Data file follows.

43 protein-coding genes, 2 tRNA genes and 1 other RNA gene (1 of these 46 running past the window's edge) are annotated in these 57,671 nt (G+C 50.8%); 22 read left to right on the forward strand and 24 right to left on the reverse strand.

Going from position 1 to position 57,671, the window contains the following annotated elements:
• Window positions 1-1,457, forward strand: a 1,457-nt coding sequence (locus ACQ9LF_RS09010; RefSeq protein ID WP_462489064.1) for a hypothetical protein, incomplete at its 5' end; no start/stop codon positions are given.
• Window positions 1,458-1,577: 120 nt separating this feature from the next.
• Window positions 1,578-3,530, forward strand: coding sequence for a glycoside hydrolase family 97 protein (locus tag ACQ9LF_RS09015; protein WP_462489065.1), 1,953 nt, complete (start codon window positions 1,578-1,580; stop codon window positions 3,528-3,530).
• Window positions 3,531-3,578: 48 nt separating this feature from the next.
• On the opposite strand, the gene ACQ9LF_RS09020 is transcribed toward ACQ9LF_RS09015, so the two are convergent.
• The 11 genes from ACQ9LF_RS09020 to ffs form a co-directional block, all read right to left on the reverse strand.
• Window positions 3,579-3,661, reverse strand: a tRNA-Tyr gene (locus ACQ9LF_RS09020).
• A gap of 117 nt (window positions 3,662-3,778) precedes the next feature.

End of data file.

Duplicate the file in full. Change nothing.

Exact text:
43 protein-coding genes, 2 tRNA genes and 1 other RNA gene (1 of these 46 running past the window's edge) are annotated in these 57,671 nt (G+C 50.8%); 22 read left to right on the forward strand and 24 right to left on the reverse strand.

Going from position 1 to position 57,671, the window contains the following annotated elements:
• Window positions 1-1,457, forward strand: a 1,457-nt coding sequence (locus ACQ9LF_RS09010; RefSeq protein ID WP_462489064.1) for a hypothetical protein, incomplete at its 5' end; no start/stop codon positions are given.
• Window positions 1,458-1,577: 120 nt separating this feature from the next.
• Window positions 1,578-3,530, forward strand: coding sequence for a glycoside hydrolase family 97 protein (locus tag ACQ9LF_RS09015; protein WP_462489065.1), 1,953 nt, complete (start codon window positions 1,578-1,580; stop codon window positions 3,528-3,530).
• Window positions 3,531-3,578: 48 nt separating this feature from the next.
• On the opposite strand, the gene ACQ9LF_RS09020 is transcribed toward ACQ9LF_RS09015, so the two are convergent.
• The 11 genes from ACQ9LF_RS09020 to ffs form a co-directional block, all read right to left on the reverse strand.
• Window positions 3,579-3,661, reverse strand: a tRNA-Tyr gene (locus ACQ9LF_RS09020).
• A gap of 117 nt (window positions 3,662-3,778) precedes the next feature.